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Conference Paper: Association between Raised Blood Pressure and Dysglycaemia in Hong Kong Chinese

TitleAssociation between Raised Blood Pressure and Dysglycaemia in Hong Kong Chinese
Authors
Issue Date2009
PublisherWiley-Blackwell Publishing, Inc.. The Journal's web site is located at http://www.wiley.com/bw/journal.asp?ref=1753-0393
Citation
The 3rd International Congress on Prediabetes and the Metabolic Syndrome, Nice, France, 1-4 April 2009. In Journal of Diabetes, 2009, v. 1 n. S1, p. A84 How to Cite?
AbstractObjective: Hypertension and diabetes are closely related. We therefore investigated the association between raised blood pressure (SBP≥130mmHg or DBP≥85mmHg) and dysglycaemia (fasting plasma glucose≥5.6 mmol/L or OGTT 2-hour glucose≥7.8mmol/L) in the Hong Kong Cardiovascular Risk Factor Prevalence Study Cohort. Methods: We studied the association between hypertension and diabetes in 1862 subjects in the cohort at baseline and the factors predicting their development after a period of 6 years in 1496 subjects who did not have either condition at baseline. Results: At baseline, hypertension and diabetes were both related to age, obesity indices, blood pressure, glucose, HDL and triglycerides. Only 59.7% of subjects had normal blood pressure and glucose tolerance, 11.4% had raised blood pressure and dysglycaemia, 17.1% had raised blood pressure only and 11.8% had dysglycaemia only. 58% of people with diabetes had raised blood pressure while 56% of people with hypertension had dysglycaemia. At the 6-year follow-up, age, systolic blood pressure and triglycerides were independent predictors of new-onset hypertension while body mass index, fasting glucose and triglycerides were independent predictors of new-onset diabetes. Body mass index, systolic blood pressure and 2-hour glucose predicted the development of hypertension and diabetes together. Conclusions: Hypertension and diabetes share common aetiological factors. There is a large overlap between raised blood pressure and dysglycaemia due to obesity and the metabolic syndrome. Patients with either hypertension or diabetes should be screened for elevated blood pressure and blood glucose. Support from the Hong Kong Research Grants Council is gratefully acknowledged.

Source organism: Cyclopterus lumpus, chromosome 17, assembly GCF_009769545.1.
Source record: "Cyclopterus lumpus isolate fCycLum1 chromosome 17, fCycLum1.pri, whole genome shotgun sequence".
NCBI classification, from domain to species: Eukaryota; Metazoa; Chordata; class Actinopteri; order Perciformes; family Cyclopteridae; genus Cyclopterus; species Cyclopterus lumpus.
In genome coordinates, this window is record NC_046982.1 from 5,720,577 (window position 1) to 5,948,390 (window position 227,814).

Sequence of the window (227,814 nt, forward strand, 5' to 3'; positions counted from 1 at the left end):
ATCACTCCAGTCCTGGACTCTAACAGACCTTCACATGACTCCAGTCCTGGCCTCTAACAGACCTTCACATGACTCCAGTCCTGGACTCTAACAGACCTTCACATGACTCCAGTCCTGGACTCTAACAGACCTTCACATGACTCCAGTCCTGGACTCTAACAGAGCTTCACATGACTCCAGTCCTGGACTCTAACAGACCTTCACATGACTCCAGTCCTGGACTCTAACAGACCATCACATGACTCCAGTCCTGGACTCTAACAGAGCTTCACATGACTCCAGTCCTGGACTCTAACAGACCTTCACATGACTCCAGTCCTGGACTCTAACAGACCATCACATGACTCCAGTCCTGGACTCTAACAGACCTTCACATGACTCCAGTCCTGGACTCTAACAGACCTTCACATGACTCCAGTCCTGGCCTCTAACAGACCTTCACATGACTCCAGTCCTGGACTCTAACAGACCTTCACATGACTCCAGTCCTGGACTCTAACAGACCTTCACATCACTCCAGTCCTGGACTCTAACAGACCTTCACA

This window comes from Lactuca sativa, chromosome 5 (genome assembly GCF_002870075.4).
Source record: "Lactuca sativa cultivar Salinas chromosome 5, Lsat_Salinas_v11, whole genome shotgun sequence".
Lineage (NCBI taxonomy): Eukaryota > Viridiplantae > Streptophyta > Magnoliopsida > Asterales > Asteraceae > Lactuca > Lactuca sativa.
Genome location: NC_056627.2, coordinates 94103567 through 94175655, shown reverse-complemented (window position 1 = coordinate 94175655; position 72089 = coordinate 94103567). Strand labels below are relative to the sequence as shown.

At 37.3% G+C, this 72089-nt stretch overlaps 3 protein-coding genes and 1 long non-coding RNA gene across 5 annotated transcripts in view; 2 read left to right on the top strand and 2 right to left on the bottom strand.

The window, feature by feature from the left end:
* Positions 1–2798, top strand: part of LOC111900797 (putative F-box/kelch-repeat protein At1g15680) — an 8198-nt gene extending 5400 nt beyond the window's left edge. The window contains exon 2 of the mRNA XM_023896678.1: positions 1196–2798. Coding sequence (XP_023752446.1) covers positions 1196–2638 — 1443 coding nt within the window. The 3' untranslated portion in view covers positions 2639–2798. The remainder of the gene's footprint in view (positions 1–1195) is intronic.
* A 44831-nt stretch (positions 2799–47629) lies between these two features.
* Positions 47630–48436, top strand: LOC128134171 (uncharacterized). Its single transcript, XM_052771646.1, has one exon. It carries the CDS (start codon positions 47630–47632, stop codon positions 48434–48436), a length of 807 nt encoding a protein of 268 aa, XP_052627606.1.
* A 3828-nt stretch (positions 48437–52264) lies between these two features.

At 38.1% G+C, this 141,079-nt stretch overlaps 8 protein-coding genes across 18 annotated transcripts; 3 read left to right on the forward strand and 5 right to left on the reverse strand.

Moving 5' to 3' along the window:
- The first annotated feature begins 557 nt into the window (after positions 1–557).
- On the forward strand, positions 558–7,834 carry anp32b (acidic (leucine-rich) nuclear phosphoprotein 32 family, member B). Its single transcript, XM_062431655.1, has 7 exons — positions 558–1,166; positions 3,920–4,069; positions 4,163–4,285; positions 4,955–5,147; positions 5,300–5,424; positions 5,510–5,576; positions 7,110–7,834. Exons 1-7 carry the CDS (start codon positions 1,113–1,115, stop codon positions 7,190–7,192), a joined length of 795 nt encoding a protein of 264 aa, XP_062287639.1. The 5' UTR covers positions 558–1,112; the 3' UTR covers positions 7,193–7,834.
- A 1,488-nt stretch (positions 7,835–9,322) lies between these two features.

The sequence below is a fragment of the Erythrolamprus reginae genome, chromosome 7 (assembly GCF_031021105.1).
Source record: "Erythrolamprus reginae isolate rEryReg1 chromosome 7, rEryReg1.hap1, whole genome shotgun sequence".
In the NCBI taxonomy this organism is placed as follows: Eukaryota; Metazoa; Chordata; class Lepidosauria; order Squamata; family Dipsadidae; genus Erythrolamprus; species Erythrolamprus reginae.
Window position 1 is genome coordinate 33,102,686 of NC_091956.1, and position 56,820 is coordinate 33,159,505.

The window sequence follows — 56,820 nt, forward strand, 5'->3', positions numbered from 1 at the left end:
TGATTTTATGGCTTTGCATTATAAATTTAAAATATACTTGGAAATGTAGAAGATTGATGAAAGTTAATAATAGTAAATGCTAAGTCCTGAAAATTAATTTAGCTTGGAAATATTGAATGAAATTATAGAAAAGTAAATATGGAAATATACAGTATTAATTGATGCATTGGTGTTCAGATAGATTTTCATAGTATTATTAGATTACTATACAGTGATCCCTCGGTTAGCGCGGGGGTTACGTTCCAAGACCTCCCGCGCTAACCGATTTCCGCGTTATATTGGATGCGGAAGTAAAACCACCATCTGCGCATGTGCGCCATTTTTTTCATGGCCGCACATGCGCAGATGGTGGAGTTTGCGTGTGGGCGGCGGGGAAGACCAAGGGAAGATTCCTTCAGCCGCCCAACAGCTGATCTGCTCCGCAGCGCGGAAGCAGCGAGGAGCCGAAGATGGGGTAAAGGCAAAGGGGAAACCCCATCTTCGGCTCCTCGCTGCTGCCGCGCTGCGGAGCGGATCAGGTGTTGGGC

Persistent Identifierhttp://hdl.handle.net/10722/61889
ISSN
2015 Impact Factor: 2.5
2015 SCImago Journal Rankings: 0.762

 

DC FieldValueLanguage
dc.contributor.authorCheung, BMY-
dc.contributor.authorWat, NMS-
dc.contributor.authorTso, AWK-
dc.contributor.authorTam, S-
dc.contributor.authorThomas, GN-
dc.contributor.authorLeung, GM-
dc.contributor.authorTse, HF-
dc.contributor.authorWoo, J-
dc.contributor.authorJanus, ED-
dc.contributor.authorLau, CP-
dc.contributor.authorLam, TH-
dc.contributor.authorLam, KSL-
dc.date.accessioned2010-07-13T03:49:24Z-
dc.date.available2010-07-13T03:49:24Z-
dc.date.issued2009-
dc.identifier.citationThe 3rd International Congress on Prediabetes and the Metabolic Syndrome, Nice, France, 1-4 April 2009. In Journal of Diabetes, 2009, v. 1 n. S1, p. A84-
dc.identifier.issn1753-0393-
dc.identifier.urihttp://hdl.handle.net/10722/61889-